Brighton cardboard city sleep out raises £2k

Posted On 27 Oct 2015 at 4:44 pm

Over £2000 was raised by supporters of the St John Ambulance Brighton Homeless Service during a Cardboard City Sleep Out on Friday 23 October.

James Bowen sleep out114 people took on the challenge to see whether they could “survive until sunrise” by sleeping overnight in Brighton to support the charity’s outreach service.

Joining them for the overnight stay in the grounds of Patcham House School was special guest James Bowen, author of A Street Cat Named Bob. He gave a talk on his experiences as a homeless busker on the streets of London and how his adopted cat Bob helped him turn his life around.

As well as hearing James’ story, the participants then had to build their own cardboard shelter for the night and sleep out under the stars.

Markie Barratt, Sussex Homeless Service Manager, said: “We’ve been overwhelmed by the support from the local community.

“Patcham House School has been very kind, offering their grounds for us to sleep out in. Three members of staff also took part in the event, and the school has been fundraising to support the service, which is amazing.

“The event overall went extremely well and everyone was delighted to spend the evening hearing the tales of James and Bob the cat. It really does bring home to you what struggles homeless people face and how important it is to provide support to some of the most vulnerable people in our society. Thanks to all who took part and for making it a great success.”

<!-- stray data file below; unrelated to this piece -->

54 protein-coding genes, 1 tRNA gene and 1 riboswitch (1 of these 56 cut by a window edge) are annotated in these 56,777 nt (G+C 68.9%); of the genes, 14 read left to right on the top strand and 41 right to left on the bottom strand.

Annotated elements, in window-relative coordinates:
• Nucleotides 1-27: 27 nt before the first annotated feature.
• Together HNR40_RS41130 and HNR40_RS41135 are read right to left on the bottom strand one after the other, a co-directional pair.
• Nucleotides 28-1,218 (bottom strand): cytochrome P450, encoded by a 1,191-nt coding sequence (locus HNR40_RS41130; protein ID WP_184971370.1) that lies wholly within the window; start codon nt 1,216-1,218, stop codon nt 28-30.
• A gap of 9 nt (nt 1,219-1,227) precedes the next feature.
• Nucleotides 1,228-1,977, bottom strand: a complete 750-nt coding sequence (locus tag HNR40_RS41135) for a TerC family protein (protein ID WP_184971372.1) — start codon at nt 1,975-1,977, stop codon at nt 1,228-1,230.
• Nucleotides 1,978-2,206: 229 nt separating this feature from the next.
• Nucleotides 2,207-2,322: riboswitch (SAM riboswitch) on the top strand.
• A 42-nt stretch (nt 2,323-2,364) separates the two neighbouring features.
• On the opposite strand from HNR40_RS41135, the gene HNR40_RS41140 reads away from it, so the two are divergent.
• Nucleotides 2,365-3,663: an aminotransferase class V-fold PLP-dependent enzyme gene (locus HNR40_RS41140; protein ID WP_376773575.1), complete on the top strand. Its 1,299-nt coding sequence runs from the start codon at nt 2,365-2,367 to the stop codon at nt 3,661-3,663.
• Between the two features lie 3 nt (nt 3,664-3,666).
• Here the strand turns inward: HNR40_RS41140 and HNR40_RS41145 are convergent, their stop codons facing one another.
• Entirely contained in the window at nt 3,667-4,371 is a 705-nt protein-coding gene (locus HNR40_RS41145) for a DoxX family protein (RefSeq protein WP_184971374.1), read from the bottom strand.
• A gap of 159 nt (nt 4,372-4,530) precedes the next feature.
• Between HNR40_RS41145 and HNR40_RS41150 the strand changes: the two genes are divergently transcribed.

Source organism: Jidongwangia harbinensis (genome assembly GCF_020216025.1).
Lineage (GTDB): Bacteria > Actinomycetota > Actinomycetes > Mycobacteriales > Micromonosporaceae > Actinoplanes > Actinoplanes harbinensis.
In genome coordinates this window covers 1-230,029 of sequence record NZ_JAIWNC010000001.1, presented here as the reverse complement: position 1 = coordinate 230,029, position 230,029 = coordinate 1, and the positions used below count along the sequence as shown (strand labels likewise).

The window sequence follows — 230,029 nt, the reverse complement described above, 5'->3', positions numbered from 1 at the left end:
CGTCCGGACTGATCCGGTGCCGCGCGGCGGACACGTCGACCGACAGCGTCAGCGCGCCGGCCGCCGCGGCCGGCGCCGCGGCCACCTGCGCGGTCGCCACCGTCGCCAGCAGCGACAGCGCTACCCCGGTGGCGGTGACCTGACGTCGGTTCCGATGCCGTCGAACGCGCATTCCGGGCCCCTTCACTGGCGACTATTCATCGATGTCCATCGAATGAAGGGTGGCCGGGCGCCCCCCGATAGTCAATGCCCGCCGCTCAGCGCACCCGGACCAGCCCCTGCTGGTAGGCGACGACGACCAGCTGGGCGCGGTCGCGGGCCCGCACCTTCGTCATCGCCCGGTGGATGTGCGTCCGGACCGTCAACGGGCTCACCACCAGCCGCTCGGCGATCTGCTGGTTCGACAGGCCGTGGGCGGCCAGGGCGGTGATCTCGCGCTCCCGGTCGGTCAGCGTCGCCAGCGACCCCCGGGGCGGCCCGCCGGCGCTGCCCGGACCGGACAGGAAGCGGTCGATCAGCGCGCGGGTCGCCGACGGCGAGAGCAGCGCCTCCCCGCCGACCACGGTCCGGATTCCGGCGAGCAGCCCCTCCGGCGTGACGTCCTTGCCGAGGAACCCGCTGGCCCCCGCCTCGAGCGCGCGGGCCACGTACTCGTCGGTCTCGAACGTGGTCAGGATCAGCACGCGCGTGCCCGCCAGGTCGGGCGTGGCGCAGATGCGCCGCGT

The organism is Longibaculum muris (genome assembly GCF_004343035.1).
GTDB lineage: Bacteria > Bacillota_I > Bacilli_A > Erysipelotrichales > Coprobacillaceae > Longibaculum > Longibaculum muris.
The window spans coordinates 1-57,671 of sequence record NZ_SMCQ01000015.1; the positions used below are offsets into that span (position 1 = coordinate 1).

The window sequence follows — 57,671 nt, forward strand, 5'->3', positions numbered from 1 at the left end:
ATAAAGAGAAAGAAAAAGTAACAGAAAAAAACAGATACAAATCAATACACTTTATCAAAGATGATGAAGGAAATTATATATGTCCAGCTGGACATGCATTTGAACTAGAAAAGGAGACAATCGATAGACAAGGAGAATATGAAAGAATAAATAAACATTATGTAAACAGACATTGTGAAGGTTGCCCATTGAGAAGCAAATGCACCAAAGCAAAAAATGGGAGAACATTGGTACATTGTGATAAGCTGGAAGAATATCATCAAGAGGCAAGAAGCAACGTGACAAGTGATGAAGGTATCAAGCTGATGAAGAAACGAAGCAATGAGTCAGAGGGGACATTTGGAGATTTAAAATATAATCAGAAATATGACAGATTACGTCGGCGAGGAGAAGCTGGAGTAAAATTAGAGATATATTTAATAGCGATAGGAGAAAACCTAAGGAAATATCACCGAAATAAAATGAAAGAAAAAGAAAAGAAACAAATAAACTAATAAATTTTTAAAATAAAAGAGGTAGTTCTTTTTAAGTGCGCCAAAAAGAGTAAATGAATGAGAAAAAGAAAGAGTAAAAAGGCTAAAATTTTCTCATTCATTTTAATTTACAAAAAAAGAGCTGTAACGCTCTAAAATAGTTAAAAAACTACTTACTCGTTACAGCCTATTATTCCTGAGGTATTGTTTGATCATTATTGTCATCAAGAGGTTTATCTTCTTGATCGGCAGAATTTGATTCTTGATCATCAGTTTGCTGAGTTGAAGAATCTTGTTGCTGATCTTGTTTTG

Local businesses got behind the event too: Tastables donated fruit and vegetables, and the vegetables were made into soup by AJ’s Catering, which delivered the hot soup and rolls on Friday evening to those taking part.

At 6am on Saturday morning, as people began to wake, staff from Asda at Hollingbury came along and cooked them bacon rolls and veggie sausages, as well as providing orange juice and croissants.

The Brighton Homeless Service provides nurse-led health care, podiatry and first aid to homeless and vulnerably housed people through its outreach drop-in clinics. They are held at the Peace Statue, First Base Day Centre, and Project Antifreeze.

For more information about the work of St John Ambulance go to

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